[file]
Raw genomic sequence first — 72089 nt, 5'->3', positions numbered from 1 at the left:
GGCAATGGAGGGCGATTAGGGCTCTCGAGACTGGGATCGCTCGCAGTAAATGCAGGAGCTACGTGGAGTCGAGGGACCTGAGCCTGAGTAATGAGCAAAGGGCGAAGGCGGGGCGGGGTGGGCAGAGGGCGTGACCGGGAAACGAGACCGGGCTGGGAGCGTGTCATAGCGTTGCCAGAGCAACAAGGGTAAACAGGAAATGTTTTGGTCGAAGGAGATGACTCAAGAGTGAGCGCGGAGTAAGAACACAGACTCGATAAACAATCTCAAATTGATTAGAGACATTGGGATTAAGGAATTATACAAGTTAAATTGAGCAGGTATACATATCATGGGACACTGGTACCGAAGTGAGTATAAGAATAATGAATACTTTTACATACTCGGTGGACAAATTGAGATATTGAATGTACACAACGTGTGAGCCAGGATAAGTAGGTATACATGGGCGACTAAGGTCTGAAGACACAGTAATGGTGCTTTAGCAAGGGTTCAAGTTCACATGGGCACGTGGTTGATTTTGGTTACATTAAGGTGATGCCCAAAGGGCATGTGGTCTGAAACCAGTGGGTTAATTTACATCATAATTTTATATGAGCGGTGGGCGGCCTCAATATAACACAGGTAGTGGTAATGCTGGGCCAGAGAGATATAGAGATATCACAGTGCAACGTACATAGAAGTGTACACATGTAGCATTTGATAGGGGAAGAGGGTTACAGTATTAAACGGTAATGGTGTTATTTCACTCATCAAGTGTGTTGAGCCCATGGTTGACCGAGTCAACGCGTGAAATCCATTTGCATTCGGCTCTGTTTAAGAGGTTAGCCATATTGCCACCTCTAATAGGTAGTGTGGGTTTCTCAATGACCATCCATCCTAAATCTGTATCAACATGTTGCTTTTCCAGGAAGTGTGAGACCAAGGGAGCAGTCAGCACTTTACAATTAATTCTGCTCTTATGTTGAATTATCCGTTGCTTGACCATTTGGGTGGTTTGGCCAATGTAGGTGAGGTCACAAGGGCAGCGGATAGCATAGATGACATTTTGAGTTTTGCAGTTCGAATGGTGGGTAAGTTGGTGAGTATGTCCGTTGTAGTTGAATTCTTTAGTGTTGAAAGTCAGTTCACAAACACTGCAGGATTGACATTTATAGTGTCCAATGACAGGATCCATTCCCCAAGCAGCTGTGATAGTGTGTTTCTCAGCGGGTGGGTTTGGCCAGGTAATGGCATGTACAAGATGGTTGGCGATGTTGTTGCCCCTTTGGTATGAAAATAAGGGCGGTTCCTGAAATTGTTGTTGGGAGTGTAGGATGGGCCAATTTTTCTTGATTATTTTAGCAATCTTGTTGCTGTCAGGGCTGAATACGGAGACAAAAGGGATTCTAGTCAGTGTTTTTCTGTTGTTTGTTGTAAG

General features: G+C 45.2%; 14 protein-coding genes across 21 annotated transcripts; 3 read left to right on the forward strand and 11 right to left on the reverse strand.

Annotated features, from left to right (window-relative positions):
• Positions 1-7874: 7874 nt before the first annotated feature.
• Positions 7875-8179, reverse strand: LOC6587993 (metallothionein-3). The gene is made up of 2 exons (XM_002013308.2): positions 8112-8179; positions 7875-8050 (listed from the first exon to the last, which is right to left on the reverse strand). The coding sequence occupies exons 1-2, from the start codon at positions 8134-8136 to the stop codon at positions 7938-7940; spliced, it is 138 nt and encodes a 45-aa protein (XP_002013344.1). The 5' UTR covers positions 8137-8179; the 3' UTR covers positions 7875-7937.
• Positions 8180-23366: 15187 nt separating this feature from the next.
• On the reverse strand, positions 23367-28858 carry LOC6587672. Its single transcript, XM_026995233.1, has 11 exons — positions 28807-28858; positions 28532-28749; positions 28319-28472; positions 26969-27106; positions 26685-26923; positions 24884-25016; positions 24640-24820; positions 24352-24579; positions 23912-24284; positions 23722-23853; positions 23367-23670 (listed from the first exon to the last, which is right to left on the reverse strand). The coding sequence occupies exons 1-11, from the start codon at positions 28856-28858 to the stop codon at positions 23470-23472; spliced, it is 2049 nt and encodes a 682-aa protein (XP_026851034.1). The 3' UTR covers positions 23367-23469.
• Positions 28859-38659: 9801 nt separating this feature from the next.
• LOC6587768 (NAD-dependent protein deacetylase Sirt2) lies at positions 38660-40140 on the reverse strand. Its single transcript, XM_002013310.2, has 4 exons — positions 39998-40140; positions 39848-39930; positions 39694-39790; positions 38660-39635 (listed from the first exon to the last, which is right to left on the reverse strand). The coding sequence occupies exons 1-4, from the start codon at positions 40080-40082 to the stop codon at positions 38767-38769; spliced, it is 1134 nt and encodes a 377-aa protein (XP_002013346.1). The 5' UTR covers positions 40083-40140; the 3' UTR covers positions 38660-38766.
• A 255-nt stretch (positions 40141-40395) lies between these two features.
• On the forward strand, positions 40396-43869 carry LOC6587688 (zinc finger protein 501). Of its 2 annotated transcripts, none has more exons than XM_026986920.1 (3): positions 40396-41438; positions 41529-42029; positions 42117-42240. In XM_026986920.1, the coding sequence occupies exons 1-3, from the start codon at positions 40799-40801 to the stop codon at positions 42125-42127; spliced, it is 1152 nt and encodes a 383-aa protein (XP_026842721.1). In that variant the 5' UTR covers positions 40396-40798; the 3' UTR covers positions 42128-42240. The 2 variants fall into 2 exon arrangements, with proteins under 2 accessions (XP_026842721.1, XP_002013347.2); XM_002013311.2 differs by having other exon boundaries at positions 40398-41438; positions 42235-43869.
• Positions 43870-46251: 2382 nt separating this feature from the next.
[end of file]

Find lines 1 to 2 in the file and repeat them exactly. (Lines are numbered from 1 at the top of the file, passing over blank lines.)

Raw genomic sequence first — 72089 nt, 5'->3', positions numbered from 1 at the left:
GGCAATGGAGGGCGATTAGGGCTCTCGAGACTGGGATCGCTCGCAGTAAATGCAGGAGCTACGTGGAGTCGAGGGACCTGAGCCTGAGTAATGAGCAAAGGGCGAAGGCGGGGCGGGGTGGGCAGAGGGCGTGACCGGGAAACGAGACCGGGCTGGGAGCGTGTCATAGCGTTGCCAGAGCAACAAGGGTAAACAGGAAATGTTTTGGTCGAAGGAGATGACTCAAGAGTGAGCGCGGAGTAAGAACACAGACTCGATAAACAATCTCAAATTGATTAGAGACATTGGGATTAAGGAATTATACAAGTTAAATTGAGCAGGTATACATATCATGGGACACTGGTACCGAAGTGAGTATAAGAATAATGAATACTTTTACATACTCGGTGGACAAATTGAGATATTGAATGTACACAACGTGTGAGCCAGGATAAGTAGGTATACATGGGCGACTAAGGTCTGAAGACACAGTAATGGTGCTTTAGCAAGGGTTCAAGTTCACATGGGCACGTGGTTGATTTTGGTTACATTAAGGTGATGCCCAAAGGGCATGTGGTCTGAAACCAGTGGGTTAATTTACATCATAATTTTATATGAGCGGTGGGCGGCCTCAATATAACACAGGTAGTGGTAATGCTGGGCCAGAGAGATATAGAGATATCACAGTGCAACGTACATAGAAGTGTACACATGTAGCATTTGATAGGGGAAGAGGGTTACAGTATTAAACGGTAATGGTGTTATTTCACTCATCAAGTGTGTTGAGCCCATGGTTGACCGAGTCAACGCGTGAAATCCATTTGCATTCGGCTCTGTTTAAGAGGTTAGCCATATTGCCACCTCTAATAGGTAGTGTGGGTTTCTCAATGACCATCCATCCTAAATCTGTATCAACATGTTGCTTTTCCAGGAAGTGTGAGACCAAGGGAGCAGTCAGCACTTTACAATTAATTCTGCTCTTATGTTGAATTATCCGTTGCTTGACCATTTGGGTGGTTTGGCCAATGTAGGTGAGGTCACAAGGGCAGCGGATAGCATAGATGACATTTTGAGTTTTGCAGTTCGAATGGTGGGTAAGTTGGTGAGTATGTCCGTTGTAGTTGAATTCTTTAGTGTTGAAAGTCAGTTCACAAACACTGCAGGATTGACATTTATAGTGTCCAATGACAGGATCCATTCCCCAAGCAGCTGTGATAGTGTGTTTCTCAGCGGGTGGGTTTGGCCAGGTAATGGCATGTACAAGATGGTTGGCGATGTTGTTGCCCCTTTGGTATGAAAATAAGGGCGGTTCCTGAAATTGTTGTTGGGAGTGTAGGATGGGCCAATTTTTCTTGATTATTTTAGCAATCTTGTTGCTGTCAGGGCTGAATACGGAGACAAAAGGGATTCTAGTCAGTGTTTTTCTGTTGTTTGTTGTAAG